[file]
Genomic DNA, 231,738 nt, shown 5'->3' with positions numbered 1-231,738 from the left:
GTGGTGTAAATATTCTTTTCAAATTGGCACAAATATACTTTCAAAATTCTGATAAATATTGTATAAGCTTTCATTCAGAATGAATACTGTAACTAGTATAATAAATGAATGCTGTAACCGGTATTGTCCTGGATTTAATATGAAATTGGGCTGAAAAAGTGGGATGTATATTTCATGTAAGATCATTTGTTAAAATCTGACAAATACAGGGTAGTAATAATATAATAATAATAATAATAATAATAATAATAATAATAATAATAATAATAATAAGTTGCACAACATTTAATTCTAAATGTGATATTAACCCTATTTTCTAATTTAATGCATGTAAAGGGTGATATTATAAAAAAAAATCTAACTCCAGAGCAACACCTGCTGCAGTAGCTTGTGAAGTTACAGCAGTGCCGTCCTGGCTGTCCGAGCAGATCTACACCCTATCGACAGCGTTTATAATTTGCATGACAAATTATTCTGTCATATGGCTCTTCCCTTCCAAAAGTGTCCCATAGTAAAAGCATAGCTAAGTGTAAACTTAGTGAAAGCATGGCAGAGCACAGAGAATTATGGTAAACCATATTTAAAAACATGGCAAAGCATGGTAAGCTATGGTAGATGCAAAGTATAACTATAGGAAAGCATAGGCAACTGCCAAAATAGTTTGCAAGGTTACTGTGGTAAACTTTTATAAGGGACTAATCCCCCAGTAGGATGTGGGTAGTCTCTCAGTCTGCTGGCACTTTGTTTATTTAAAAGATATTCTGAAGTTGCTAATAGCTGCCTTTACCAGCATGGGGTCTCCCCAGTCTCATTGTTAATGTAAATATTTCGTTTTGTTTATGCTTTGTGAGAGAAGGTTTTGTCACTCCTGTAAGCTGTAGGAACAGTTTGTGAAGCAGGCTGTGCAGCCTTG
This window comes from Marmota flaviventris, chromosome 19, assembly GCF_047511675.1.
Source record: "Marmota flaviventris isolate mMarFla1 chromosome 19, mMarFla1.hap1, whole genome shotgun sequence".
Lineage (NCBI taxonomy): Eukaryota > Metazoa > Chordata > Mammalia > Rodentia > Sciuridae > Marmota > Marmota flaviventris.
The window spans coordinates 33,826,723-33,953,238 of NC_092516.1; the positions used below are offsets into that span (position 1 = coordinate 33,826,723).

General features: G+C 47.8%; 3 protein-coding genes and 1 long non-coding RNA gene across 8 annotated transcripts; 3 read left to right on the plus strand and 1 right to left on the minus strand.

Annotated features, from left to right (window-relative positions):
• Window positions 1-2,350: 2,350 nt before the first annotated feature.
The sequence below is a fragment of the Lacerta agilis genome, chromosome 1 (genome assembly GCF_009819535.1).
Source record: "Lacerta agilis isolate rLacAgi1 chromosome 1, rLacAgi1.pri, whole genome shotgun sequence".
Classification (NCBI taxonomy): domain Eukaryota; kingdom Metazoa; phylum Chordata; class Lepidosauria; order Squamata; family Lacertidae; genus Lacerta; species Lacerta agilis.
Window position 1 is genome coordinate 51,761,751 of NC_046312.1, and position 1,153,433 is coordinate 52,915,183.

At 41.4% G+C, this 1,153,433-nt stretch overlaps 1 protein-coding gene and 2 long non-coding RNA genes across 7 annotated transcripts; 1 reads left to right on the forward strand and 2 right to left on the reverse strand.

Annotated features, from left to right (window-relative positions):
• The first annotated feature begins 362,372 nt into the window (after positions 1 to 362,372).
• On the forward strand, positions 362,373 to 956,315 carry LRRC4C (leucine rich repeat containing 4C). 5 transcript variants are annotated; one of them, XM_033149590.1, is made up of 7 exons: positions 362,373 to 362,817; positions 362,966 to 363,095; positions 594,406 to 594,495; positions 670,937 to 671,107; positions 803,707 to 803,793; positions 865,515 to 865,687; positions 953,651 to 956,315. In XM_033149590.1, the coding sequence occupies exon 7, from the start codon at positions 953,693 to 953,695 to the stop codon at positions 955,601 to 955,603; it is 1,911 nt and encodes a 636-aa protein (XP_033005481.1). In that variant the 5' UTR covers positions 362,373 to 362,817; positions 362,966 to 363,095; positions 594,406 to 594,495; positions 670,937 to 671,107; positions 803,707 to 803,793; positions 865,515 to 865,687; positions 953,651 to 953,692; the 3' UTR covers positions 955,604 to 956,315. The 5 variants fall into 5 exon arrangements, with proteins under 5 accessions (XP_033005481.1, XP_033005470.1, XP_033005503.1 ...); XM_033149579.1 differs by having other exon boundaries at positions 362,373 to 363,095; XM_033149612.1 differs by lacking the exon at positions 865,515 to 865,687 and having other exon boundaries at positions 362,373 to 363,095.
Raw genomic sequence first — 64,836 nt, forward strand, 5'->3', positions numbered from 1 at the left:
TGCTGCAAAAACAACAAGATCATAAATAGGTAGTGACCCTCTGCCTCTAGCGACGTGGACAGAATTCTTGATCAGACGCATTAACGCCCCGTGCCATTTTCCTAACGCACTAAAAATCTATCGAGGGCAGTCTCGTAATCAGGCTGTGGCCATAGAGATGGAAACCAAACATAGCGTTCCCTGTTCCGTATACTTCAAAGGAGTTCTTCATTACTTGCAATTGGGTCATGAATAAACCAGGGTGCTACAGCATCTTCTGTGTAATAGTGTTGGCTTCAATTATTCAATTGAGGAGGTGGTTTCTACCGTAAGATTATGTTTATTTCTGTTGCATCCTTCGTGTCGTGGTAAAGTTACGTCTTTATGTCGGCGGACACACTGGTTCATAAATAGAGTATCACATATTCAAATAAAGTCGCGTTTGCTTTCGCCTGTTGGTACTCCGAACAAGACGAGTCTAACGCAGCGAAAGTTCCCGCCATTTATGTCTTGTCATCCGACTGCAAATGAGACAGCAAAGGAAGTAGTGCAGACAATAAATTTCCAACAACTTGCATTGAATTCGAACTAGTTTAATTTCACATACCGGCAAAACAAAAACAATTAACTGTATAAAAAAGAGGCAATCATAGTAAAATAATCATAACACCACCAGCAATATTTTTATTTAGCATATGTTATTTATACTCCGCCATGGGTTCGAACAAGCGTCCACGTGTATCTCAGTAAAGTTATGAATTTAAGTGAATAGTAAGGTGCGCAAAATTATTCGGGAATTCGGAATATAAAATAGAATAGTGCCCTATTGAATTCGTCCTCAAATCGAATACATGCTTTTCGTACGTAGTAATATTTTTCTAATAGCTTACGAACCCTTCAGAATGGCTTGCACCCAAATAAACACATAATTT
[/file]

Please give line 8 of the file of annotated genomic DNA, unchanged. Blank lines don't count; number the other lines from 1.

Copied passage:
Annotated features, from left to right (window-relative positions):